“The Fault in Our Stars”

Green, John, narrated by Kate Rudd.  The Fault in Our Stars.  Grand Haven: Brilliance Audio, 2006.  Audio.

Borrowed from the Cedar Falls Public Library.

Listened to between February 13 and February 20, 2013.

3.75 out of five stars.

The Fault in our Stars

I find it pleasantly ironic that Jodi Picoult’s blurb is featured on the front cover of “A Fault in Our Stars”.  After finishing this book I found myself comparing her and John Green, in particular how each author seems to follow distinct (albeit different) writing formulas in terms of character types and plot progressions.  In other words, if you’ve read one Picoult or Green, you’ve read them all.  Now, before all the Nerdfighters rush in to throw rocks at me, that’s not to say I didn’t enjoy “The Fault in Our Stars”.  However, having just finished “An Abundance of Katherines” I’m a bit John Green-ed out at the moment.  I tend to be a rut reader, and after reading “AAoK” I thought, “Well that was fun and refreshing, let’s try another one of Green’s novels” (“AAoK” being my first).  I should have paid more attention to the novel’s synopsis, because fun and refreshing “A Fault in Our Stars” is most decidedly not.  I don’t tend to cry often, but I did tear up on more than one occasion during my listening of this book (which is not the safest thing to do whilst driving…).  As novels about terminally ill teens are inclined to be, “The Fault in Our Stars” is melancholy and raw, more bittersweet than sad.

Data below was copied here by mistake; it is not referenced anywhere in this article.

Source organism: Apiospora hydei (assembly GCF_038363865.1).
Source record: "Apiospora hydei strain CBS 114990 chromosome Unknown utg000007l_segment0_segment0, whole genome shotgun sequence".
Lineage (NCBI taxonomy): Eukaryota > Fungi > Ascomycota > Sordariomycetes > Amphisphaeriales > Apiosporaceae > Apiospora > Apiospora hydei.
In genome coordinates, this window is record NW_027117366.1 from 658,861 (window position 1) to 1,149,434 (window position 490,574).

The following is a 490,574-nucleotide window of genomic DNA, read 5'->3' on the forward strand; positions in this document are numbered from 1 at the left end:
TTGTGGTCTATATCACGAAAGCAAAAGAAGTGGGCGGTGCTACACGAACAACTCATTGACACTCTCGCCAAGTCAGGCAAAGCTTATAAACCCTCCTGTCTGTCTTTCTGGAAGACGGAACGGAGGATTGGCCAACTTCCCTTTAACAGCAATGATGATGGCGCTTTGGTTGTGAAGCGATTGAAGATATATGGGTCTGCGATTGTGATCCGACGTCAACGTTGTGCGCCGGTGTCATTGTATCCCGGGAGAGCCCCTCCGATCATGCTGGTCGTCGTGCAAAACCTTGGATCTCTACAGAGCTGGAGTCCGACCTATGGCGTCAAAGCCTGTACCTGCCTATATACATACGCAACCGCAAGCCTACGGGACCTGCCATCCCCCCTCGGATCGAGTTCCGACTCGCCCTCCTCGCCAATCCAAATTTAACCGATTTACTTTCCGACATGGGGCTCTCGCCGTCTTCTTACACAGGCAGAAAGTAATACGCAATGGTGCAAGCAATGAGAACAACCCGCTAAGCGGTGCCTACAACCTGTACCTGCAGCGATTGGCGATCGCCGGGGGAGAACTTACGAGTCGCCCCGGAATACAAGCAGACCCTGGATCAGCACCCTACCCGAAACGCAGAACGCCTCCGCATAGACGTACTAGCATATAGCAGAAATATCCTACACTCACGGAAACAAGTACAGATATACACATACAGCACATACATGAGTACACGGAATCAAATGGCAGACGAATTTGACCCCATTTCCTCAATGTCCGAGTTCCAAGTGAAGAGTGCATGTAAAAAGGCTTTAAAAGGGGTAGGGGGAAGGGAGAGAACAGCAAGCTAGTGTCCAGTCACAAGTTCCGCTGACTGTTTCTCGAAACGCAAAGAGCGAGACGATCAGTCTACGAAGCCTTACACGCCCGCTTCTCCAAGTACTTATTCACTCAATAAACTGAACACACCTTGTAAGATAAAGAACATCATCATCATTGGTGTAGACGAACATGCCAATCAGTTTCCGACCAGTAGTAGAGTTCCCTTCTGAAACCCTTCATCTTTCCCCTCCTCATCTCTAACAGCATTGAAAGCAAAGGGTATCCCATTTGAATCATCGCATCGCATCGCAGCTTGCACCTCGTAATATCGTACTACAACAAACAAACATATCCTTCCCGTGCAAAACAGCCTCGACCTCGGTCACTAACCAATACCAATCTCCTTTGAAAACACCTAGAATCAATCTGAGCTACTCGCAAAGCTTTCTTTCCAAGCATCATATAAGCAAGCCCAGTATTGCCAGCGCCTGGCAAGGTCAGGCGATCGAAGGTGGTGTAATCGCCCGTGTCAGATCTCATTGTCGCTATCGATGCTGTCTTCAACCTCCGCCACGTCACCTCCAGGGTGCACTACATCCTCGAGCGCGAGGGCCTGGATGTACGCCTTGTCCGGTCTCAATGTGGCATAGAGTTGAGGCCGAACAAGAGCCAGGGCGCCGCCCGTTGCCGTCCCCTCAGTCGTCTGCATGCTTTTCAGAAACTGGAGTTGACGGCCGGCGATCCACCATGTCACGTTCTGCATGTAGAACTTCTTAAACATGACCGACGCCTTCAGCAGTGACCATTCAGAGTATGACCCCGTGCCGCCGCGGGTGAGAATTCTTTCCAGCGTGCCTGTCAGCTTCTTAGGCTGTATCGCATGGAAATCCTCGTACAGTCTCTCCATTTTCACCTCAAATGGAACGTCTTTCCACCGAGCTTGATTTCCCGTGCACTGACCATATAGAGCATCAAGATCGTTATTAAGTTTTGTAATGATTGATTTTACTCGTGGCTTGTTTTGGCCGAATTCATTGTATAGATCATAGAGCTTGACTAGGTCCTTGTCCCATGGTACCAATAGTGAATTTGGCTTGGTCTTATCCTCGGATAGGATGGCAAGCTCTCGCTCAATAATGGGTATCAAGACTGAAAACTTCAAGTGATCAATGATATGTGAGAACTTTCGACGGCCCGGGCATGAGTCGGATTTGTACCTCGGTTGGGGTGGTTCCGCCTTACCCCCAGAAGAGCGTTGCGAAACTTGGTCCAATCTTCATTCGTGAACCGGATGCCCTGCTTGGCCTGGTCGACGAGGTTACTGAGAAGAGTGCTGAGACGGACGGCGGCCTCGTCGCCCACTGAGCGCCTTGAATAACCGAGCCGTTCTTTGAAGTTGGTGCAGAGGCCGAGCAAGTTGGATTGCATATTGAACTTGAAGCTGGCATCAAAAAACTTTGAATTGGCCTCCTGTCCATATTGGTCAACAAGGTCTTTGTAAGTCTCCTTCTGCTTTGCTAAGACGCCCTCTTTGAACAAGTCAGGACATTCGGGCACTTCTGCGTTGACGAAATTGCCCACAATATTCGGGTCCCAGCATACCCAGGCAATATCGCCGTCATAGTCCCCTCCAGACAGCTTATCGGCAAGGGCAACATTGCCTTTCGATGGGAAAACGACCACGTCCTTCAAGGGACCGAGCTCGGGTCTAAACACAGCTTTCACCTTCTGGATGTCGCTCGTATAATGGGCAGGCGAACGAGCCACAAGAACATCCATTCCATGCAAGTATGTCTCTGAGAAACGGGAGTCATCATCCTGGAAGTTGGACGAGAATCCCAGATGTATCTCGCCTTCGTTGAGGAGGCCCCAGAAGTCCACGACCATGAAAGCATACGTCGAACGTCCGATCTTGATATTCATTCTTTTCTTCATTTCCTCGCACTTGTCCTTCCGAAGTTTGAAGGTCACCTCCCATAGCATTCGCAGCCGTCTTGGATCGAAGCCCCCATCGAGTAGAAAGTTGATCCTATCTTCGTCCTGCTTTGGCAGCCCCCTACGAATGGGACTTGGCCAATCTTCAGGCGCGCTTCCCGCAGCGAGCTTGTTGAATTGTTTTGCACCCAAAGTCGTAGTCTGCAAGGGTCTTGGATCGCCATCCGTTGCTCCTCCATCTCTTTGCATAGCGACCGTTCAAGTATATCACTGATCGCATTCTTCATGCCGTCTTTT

I won’t go into any plot details, because there are other reviews that explain this novel far more eloquently than I can.  In terms of writing style there were a few notable elements:
1) Green deviated from his usual teenaged male narrator in favor of a female one, a decision he explains in the Q & A session (from NPR or PBS, I believe) at the end of the audiobook presentation.  Fans of Green’s other works will see Colin/Miles/Quentin reflected in Hazel (either to their enjoyment or chagrin).
2) There will be readers who criticize the dialogue, claiming “normal teenagers” would never be as sarcastic/ironic/witty/clever/insightful/whatever as Hazel and Augustus*.  It was for this reason I didn’t give the book a higher rating.  There were several times I rolled my eyes at Hazel and Augustus’s  banter. I feel fairly confident that Hazel would have owned a highlighted and well loved copy of “Infinite Jest” and would have spent her free time perusing a thesaurus.  I don’t mean to sound harsh, because overall I did enjoy this book, and of course Hazel and Augustus weren’t “normal teenagers”, but they just didn’t sound authentic enough for me.

Overall, I did enjoy this book (as much as one can truly enjoy a book about kids with cancer).  It was at times overly melodramatic and metaphorical, even borderline pretentious, but the story was engaging and for the most part well told.  The narrator of the audiobook, Kate Rudd, was excellent, and the Q & A session at the end of the performance was enlightening.  I would definitely recommend this book to readers.